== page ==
OPEC under pressure as $ 100/bbl oil looms

Nov 11, 2007 01:00 AM

Pressure is growing on OPEC to agree to raise output at its third heads of state summit in Riyadh as crude threatens to top $ 100/bbl.
A counter-seasonal decline in OECD oil inventories in the third quarter and the acceleration of stockdraws in the US in October are ringing alarm bells about the adequacy of supplies for the coming northern hemisphere winter. Geopolitical tensions and a weakening dollar helped push WTI futures to a record $ 96.24/bbl on 1 November, nearly double its low for this year of near $ 50/bbl in January.

OPEC president Mohammed al-Hamli acknowledges the organisation “has a responsibility” in the market -- namely “the secure and stable supply of oil at reasonable prices”. But he says production policy is not on the agenda of the Riyadh summit. Output will be discussed at the next ministerial meeting in Abu Dhabi on 5 December.
“We are of course concerned about the high level of prices,” al-Hamli says. He attributes soaring prices to “geopolitical events, high levels of speculation and bottlenecks in refining”.
Qatari oil minister Abdullah al-Attiyah says: “Please do not blame us. You have blamed us for the last 50 years.”

The IEA says OPEC’s move to raise output by 500,000 bpd from 1 November may be insufficient to halt the fall in inventories, and further rises may be needed.
“We are not asking OPEC for any special action, but we wish that key producers will take market signals seriously and decide accordingly,” says IEA executive director Nobuo Tanaka. “We think that if the winter is as cold as in a normal year, maybe stocks are getting very low.”

Al-Hamli says OPEC’s spare capacity stands at 3.5mn bpd and that ministers will discuss the latest market developments in Riyadh. Middle East Gulf producers are ready to increase production if needed. But customers need more products, not more crude, al-Attiyah says.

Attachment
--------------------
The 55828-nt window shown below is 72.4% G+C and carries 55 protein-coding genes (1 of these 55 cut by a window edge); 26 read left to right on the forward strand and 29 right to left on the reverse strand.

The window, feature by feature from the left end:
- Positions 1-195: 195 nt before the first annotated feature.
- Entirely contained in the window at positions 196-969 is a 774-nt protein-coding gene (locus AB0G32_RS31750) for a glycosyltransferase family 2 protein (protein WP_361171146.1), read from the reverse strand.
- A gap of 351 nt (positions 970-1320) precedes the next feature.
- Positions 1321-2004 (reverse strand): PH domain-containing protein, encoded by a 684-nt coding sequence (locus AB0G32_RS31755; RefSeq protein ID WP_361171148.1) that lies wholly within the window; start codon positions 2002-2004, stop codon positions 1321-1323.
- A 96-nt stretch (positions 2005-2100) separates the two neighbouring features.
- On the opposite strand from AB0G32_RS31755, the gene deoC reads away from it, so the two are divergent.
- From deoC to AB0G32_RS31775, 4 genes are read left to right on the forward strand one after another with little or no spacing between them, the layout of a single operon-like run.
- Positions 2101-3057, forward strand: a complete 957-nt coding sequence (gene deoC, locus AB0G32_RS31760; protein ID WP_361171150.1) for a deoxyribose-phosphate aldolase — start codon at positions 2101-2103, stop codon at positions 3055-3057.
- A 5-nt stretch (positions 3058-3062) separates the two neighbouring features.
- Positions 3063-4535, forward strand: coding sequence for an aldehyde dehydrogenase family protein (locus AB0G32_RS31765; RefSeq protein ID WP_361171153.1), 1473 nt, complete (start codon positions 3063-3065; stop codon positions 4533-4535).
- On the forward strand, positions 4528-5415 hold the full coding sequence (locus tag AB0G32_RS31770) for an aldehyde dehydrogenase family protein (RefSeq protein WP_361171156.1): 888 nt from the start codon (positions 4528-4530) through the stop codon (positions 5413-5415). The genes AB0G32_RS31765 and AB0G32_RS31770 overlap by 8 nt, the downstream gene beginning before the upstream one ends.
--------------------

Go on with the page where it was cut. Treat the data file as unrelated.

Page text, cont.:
“We are producing all the oil that the market can absorb.” The focus on high prices and low stocks may deflect attention from the longer-term policy objectives that OPEC leaders normally address at infrequent heads of state summits. These include the preservation of oil’s share in global energy supply, the need for investment to increase production capacity, the reduction of poverty in developing economies, and protecting the environment.

Image jeopardy
Runaway prices threaten to jeopardise attempts by OPEC leaders to portray the group as a force for stability in the world economy. High prices may make it harder for OPEC to capitalise on political gains made through an expanding membership and September’s agreement to increase output.
The Riyadh summit will welcome Ecuador back into the fold, and marks Angola’s first appearance at OPEC head of state level. The timing of the price surge is particularly problematic for host Saudi Arabia, which led OPEC’s efforts to regain credibility by raising output from April this year.

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